D’var Torah by Rabbi Noah Arnow: Torah helps us see world beyond our ‘normal’



What happens when we look at a painting?  We see a familiar world through the eyes and brushstrokes of another, and suddenly it looks different from the way we normally see it.

Poetry uses words we know to create unexpected images and comparisons that bring us into another’s mind and allow us to experience the world differently than is normal for us.

These moments or, as scholar Michael Fishbane calls them, caesuras, tear the fabric of our reality, of our normal.

Moments of intense emotion, whether of celebration or tragedy, can do this. Time spent in nature also can give us glimpses of a different reality.


Shavuot, which begins Saturday night, celebrates “the time of the giving of our Torah,” zman matan torateinu.  Construed narrowly, Shavuot commemorates God giving the Torah to the Israelites on Mount Sinai — the forging of a covenant between God and the Jewish people.

At Mount Sinai, our tradition teaches that God told Moses the Torah and that also, in some way, God revealed God’s self to Moses and the people. It was a glimpse behind the curtain of our normal reality, a vision of a truer reality, a tear in the fabric of the normal.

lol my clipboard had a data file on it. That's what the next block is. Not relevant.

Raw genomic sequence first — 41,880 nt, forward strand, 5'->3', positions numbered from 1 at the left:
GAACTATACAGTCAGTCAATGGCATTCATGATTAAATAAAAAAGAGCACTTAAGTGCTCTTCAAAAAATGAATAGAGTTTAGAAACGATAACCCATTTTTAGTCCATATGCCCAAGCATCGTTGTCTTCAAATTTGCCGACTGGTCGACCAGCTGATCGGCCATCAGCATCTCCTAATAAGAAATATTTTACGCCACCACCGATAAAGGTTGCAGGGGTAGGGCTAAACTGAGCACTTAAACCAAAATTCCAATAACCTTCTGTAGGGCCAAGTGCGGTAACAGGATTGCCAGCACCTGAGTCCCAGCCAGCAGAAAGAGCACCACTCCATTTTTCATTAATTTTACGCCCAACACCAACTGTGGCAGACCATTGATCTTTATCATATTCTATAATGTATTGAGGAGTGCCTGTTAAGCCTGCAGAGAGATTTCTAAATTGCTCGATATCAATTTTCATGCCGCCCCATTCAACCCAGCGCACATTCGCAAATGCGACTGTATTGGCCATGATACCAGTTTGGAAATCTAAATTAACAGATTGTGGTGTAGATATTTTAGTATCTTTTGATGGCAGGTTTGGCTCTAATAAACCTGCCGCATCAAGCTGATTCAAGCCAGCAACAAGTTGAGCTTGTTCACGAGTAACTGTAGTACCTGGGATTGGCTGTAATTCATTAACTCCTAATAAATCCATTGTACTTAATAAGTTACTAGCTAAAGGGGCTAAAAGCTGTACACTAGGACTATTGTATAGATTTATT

This backstage, behind-the-curtain peek let us realize that there is something deeper, bigger, more real than the reality we usually experience. In some way, religion is all about sneaking more peeks behind that curtain, creating more moments of experiencing that not-normal, altered reality.

Prayer, fasting, feasting, hallucinogens, singing and chanting, study, physical pain, physical pleasure, silence, meditation, physical labor, serving people in need — these have all been paths seekers have traveled to induce moments of caesura, of a tear in the fabric of reality to sense something more real.

One can describe these as moments when God is present. Or they can be just “spiritual highs” or powerful moments. We can try to create them, but we can also try to be attuned to them, per the title of Michael Fishbane’s book, “Sacred Attunement: A Jewish Theology.”

Shavuot was, in our people’s history, when we could not help but be attuned to the sacred. But we could be more attuned to noticing these caesuras in art, music, literature, nature, emotion, human interaction — in virtually every life experience.

Every moment Torah is being revealed, God is present, and the curtain behind this reality is parted just a little so that we can see behind it. If only we can notice.

Rabbi Noah Arnow serves Kol Rinah and is a past president of the St. Louis Rabbinical and Cantorial Association, which coordinates the d’var Torah for the Jewish Light.